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School of Music

A Powerful Season Awaits

The University of South Carolina Symphony Orchestra opens the 2022-23 season, “Power and Empower,” with The Planets. The six concerts feature a star-studded lineup of soloists, some of the most powerful orchestral works ever written and an empowered ensemble of accomplished musicians.

The next generation of performers, educators and community leaders make up the 100-member USC Symphony Orchestra. Consisting primarily of music performance and education majors, orchestra members also perform in professional orchestras and chamber ensembles throughout South Carolina and the country. 

Empowered students

To plan the season, USC Symphony Orchestra Conductor Scott Weiss empowered the orchestra members to vote for their favorite music. They chose powerful works, including the season-opening piece, The Planets, by Gustav Holst. Additionally, Weiss chose pieces by some of the best and brightest female composers, including Valerie Coleman’s Umoja, Anthem for Unity, commissioned and premiered in 2019 by the Philadelphia Orchestra. 

Weiss knows performing this collection of pieces helps students learn and grow as they progress toward life as professional musicians. Most orchestra members are already starting their careers as educators and professional musicians, including Holly Workman, Julia Jacobsen and Jessica Pelltier.

Doctoral candidate Holly Workman serves as concertmaster and studies with Assistant Professor of Violin Ari Streisfeld. Workman holds her Master of Music in Violin Performance and Literature and her Bachelor of Music in Applied Music with High Distinction from the Eastman School of Music. She also completed a Master of Music in Contemporary Performance at the Frankfurt Hochschule für Musik und Darstellende Kunst.

Julia Jacobsen is another member of the string section who plays in several professional orchestras. “I love sharing music with the local community and working with world-class soloists. I especially look forward to playing with and interviewing Zuill Bailey in October.” 

Julia has been playing violin for over nine years and serves as the social media manager for the USC Symphony Orchestra. She is most excited to perform Rachmaninoff’s Piano Concerto No. 2 in November. “I have great memories playing the piece with the SC Philharmonic last season,” said Julia. “And I love the lush sounds that Rachmaninoff creates between the piano and orchestra.”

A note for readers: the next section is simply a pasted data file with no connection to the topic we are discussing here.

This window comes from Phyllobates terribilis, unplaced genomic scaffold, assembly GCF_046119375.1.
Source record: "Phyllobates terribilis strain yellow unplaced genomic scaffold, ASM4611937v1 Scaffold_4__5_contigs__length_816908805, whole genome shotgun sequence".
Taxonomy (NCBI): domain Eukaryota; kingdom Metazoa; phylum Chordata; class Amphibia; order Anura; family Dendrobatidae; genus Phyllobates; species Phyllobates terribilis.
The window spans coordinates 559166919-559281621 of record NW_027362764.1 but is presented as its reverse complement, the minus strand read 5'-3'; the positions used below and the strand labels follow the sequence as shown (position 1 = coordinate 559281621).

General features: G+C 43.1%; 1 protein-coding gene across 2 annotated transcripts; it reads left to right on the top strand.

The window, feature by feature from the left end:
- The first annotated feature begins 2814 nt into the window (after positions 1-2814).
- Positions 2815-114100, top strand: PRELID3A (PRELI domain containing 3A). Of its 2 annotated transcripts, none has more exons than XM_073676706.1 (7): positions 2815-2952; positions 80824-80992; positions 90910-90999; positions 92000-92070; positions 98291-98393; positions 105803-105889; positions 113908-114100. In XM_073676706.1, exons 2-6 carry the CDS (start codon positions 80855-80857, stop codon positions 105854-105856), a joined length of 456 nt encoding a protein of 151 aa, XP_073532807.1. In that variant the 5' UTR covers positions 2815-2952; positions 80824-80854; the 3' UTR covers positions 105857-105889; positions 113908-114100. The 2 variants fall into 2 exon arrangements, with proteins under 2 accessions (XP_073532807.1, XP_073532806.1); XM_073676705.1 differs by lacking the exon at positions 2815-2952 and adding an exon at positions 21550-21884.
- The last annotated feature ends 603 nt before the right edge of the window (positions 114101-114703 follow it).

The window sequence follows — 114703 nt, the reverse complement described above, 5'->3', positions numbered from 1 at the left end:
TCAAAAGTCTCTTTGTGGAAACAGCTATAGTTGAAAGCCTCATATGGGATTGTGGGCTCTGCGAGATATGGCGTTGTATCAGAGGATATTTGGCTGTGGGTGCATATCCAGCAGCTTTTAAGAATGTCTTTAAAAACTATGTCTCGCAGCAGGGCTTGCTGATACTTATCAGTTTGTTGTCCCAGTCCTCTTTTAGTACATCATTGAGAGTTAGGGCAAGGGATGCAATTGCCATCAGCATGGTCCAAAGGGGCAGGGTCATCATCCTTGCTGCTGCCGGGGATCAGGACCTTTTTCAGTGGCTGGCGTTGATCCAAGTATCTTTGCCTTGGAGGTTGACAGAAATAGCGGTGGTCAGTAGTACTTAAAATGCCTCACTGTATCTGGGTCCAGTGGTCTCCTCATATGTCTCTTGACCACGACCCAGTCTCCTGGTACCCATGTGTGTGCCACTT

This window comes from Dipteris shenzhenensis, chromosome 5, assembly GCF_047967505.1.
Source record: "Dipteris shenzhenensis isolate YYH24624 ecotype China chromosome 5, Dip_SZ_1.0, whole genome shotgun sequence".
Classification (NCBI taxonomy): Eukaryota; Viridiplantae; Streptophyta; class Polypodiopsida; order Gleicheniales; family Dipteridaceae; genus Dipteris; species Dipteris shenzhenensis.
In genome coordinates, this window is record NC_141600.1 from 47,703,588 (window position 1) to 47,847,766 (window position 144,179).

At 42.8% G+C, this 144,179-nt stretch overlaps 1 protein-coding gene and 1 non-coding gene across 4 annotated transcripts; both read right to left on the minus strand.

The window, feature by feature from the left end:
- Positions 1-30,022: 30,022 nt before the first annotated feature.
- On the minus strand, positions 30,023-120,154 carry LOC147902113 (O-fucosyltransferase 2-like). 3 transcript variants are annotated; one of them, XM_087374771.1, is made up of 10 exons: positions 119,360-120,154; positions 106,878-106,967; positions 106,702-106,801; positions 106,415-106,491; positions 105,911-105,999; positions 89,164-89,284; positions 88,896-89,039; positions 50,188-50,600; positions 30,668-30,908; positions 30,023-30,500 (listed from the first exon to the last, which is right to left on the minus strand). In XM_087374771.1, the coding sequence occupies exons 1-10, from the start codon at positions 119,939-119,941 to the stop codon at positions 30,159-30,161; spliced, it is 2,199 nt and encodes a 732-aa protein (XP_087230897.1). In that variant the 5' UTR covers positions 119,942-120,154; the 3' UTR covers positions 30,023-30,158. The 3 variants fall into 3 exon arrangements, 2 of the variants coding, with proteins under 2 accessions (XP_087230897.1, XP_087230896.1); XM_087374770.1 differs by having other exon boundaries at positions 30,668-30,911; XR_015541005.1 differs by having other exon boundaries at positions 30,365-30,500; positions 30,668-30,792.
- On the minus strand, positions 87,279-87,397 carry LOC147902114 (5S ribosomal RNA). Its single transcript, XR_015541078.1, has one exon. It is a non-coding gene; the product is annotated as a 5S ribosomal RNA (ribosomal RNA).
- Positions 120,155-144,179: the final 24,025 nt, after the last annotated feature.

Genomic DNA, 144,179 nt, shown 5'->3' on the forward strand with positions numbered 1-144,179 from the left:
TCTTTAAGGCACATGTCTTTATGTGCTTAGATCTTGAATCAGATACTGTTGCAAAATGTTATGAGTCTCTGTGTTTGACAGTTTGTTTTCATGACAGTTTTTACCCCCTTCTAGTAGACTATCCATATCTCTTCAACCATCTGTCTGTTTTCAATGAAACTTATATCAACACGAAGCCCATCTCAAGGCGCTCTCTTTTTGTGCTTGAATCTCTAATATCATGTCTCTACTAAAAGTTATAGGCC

Jessica Pelltier is a Flute performance doctoral student and flute professor at Coastal Carolina University. In addition to performing with the USC Symphony Orchestra, she plays with the Long Bay Symphony, Opera Wilmington and Florence Symphony. A musician for 17 years, Jessica loves the color, movement and sound the orchestra can make. “I am looking most forward to performing Valerie Coleman's Umoja. Her voice in the music world is as strong as her voice in this piece. She is such an inspiration for all women.”

Performing Holst’s The Planets 

Scored for a large orchestra and women’s choruses, The Planets is a seven-movement orchestral suite written in the early 1900s by English composer Gustav Holst. Many unfamiliar instruments are heard throughout The Planets, the most unique being the bass oboe, double the size of a regular oboe and pitched an octave lower.

Themes and melodies from The Planets are recognizable as movements have been used in many movies and TV shows. The music has also served as an inspiration for many composers, most famously John Williams. Star Wars creator George Lucas asked him to compose the score based on various pieces of classical music. The Planets opening movement, “Mars, the Bringer of War," influenced the theme for archvillain Darth Vader.

In 1921 Holst adapted a theme from the middle section of the movement Jupiter to the poem “I Vow to Thee, My Country” written by Sir Cecil Spring Rice. This setting has become known worldwide and was sung at the wedding of Prince Charles and Diana, Princess of Wales, in 1981 and at Diana’s funeral in 1997.  

Topics: USC Symphony Orchestra

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